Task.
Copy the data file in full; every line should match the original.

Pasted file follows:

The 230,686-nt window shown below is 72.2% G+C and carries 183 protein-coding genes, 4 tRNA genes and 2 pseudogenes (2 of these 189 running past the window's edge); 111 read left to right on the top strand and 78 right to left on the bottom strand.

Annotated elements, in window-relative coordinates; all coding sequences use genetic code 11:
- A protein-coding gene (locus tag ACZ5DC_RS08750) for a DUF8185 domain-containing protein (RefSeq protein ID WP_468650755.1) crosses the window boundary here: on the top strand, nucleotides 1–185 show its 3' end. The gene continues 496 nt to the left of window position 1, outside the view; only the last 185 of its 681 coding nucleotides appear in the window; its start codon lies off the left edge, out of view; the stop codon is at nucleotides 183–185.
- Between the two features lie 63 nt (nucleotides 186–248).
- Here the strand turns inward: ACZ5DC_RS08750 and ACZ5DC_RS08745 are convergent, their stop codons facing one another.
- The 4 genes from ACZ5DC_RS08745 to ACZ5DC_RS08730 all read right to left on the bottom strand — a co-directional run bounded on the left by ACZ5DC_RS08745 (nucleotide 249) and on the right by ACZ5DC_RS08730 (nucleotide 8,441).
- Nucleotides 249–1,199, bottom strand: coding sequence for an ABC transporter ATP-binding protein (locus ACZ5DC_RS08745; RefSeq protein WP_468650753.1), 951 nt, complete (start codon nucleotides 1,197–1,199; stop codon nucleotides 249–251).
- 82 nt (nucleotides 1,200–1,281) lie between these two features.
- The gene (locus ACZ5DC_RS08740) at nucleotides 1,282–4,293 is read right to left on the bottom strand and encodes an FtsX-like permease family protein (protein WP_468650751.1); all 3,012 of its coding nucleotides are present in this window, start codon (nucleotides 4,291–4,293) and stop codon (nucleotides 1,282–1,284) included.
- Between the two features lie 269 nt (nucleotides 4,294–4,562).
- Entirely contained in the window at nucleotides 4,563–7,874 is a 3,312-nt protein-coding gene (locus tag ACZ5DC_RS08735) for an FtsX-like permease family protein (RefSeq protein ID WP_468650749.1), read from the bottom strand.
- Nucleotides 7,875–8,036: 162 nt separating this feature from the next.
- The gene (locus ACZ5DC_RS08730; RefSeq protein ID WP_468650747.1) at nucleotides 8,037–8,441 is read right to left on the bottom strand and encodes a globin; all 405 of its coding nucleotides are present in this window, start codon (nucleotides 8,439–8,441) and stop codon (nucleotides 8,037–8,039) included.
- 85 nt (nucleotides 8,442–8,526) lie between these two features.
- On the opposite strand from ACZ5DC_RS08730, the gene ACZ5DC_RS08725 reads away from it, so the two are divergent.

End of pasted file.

The 230,686-nt window shown below is 72.2% G+C and carries 183 protein-coding genes, 4 tRNA genes and 2 pseudogenes (2 of these 189 running past the window's edge); 111 read left to right on the top strand and 78 right to left on the bottom strand.

Annotated elements, in window-relative coordinates; all coding sequences use genetic code 11:
- A protein-coding gene (locus tag ACZ5DC_RS08750) for a DUF8185 domain-containing protein (RefSeq protein ID WP_468650755.1) crosses the window boundary here: on the top strand, nucleotides 1–185 show its 3' end. The gene continues 496 nt to the left of window position 1, outside the view; only the last 185 of its 681 coding nucleotides appear in the window; its start codon lies off the left edge, out of view; the stop codon is at nucleotides 183–185.
- Between the two features lie 63 nt (nucleotides 186–248).
- Here the strand turns inward: ACZ5DC_RS08750 and ACZ5DC_RS08745 are convergent, their stop codons facing one another.
- The 4 genes from ACZ5DC_RS08745 to ACZ5DC_RS08730 all read right to left on the bottom strand — a co-directional run bounded on the left by ACZ5DC_RS08745 (nucleotide 249) and on the right by ACZ5DC_RS08730 (nucleotide 8,441).
- Nucleotides 249–1,199, bottom strand: coding sequence for an ABC transporter ATP-binding protein (locus ACZ5DC_RS08745; RefSeq protein WP_468650753.1), 951 nt, complete (start codon nucleotides 1,197–1,199; stop codon nucleotides 249–251).
- 82 nt (nucleotides 1,200–1,281) lie between these two features.
- The gene (locus ACZ5DC_RS08740) at nucleotides 1,282–4,293 is read right to left on the bottom strand and encodes an FtsX-like permease family protein (protein WP_468650751.1); all 3,012 of its coding nucleotides are present in this window, start codon (nucleotides 4,291–4,293) and stop codon (nucleotides 1,282–1,284) included.
- Between the two features lie 269 nt (nucleotides 4,294–4,562).
- Entirely contained in the window at nucleotides 4,563–7,874 is a 3,312-nt protein-coding gene (locus tag ACZ5DC_RS08735) for an FtsX-like permease family protein (RefSeq protein ID WP_468650749.1), read from the bottom strand.
- Nucleotides 7,875–8,036: 162 nt separating this feature from the next.
- The gene (locus ACZ5DC_RS08730; RefSeq protein ID WP_468650747.1) at nucleotides 8,037–8,441 is read right to left on the bottom strand and encodes a globin; all 405 of its coding nucleotides are present in this window, start codon (nucleotides 8,439–8,441) and stop codon (nucleotides 8,037–8,039) included.
- 85 nt (nucleotides 8,442–8,526) lie between these two features.
- On the opposite strand from ACZ5DC_RS08730, the gene ACZ5DC_RS08725 reads away from it, so the two are divergent.